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RSVP Home care offers ventilators for patients with Chronic Lung Disease (CLD). CLD is a general term used to describe long-term respiratory problems in premature infants. It can also refer to Bronchopulmonary Dysplasia (BPD). Newborns who use mechanical ventilators and extra oxygen can be at risk to develop CLD. RSVP Home Care offers respiratory therapy and medical equipment for patients with CLD. We can provide you with everything you need to take care of your infant with CLD.

At Home Pulse Oximeters in Northern Kentucky, Lexington, Louisville and Cincinnati Ohio

Your physician or respiratory therapist should explain how to use a pulse oximeter to you. RSVP Home Care offers this article on How To Use A Pulse Oximeter as a reference. For more detailed instructions, you should refer to your owner’s manual.

What Is A Pulse Oximeter

A pulse oximeter is a small, lightweight device that can be used to monitor your levels of oxygen saturation in your child’s arterial blood using spectral analysis. Most pulse oximeters fit around your finger. They come in small sizes for children. Some pediatric pulse oximeters may also have a special probe. This probe wraps around the toe, sole or palm to hold the oximeter sensor in place. The pulse oximeter will not only show you the oxygen level carried in your body but also monitors your pulse.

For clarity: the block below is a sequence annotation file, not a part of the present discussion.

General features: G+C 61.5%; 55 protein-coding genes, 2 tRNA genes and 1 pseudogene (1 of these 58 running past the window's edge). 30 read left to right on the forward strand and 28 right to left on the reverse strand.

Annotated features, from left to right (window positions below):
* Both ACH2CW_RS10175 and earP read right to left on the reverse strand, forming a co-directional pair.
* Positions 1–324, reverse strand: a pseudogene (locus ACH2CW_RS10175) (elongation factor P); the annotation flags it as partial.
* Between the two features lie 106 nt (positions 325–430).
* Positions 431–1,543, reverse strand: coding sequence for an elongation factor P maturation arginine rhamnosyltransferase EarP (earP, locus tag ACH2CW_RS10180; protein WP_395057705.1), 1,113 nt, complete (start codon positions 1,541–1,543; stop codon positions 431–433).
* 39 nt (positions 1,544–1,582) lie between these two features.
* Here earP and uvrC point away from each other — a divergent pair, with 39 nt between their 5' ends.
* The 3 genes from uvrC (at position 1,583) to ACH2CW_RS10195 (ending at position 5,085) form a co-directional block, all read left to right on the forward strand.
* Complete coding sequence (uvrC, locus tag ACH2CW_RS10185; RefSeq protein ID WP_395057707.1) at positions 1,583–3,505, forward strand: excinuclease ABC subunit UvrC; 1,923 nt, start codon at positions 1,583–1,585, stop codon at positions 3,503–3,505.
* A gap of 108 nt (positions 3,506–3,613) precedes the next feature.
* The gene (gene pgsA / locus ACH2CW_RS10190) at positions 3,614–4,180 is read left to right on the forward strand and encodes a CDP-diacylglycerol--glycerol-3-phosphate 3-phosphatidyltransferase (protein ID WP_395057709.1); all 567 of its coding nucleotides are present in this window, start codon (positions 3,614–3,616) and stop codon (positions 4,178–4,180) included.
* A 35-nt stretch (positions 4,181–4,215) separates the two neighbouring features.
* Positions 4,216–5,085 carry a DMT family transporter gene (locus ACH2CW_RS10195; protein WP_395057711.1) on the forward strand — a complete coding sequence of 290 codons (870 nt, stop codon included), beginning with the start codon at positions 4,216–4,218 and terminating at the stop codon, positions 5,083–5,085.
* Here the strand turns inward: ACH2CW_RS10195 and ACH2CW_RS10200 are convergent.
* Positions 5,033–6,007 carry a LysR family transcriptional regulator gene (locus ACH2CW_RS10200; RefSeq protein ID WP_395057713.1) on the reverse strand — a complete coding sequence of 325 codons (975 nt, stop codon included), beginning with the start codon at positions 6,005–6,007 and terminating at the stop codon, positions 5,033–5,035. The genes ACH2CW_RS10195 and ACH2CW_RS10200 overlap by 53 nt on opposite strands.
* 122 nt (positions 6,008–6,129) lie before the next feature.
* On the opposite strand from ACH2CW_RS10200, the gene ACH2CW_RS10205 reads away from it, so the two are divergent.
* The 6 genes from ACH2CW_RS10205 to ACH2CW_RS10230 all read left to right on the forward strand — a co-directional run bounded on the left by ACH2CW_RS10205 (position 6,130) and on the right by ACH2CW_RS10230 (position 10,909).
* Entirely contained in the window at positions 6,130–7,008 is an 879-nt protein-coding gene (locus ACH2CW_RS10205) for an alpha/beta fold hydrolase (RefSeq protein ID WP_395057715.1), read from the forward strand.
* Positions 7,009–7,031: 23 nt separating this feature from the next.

How To Use A Pulse Oximeter

  1. Turn the unit on.
  2. Place the sensor over your or your child’s finger. If you are using a probe, wrap the probe on the infant or child’s toe, sole or palm. Some studies show, the toe and fingers produce the best results.
  3. Remain still while the pulse oximeter gathers information. Movement will result in a faulty reading.
  4. Read the display and note the readings.

How to Read Your Pulse Oximeter

There are some instances where the pulse oximeter will not produce normal results. The Sp02 number tells the percentage of hemoglobin that is carrying oxygen. There are many reasons why this number might fluctuate. In most people the reading should be between 95-100. Numbers in the lower 90s could indicate a problem and should be evaluated. Numbers below 90 require immediate action. You or your child’s normal readings may differ and should be discussed with your physician.

The number next to the heart is your pulse. It measures how many beats per minute(BPM). The following chart shows the normal range based on age. Again there are many factors, which may indicate your normal will be different.

Using Your Pulse Oximeter

Your physician will help you determine the best way to use your oximeter, what readings are considered normal and what readings indicate a warning or need immediate attention. This guide is not intended to replace the advice or instructions of your physician. If you have questions about using your pulse oximeter, please call RSVP Home Care and we will be happy to help you.

Equipment Listing

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Ventilator supplies; circuits, humidifiers

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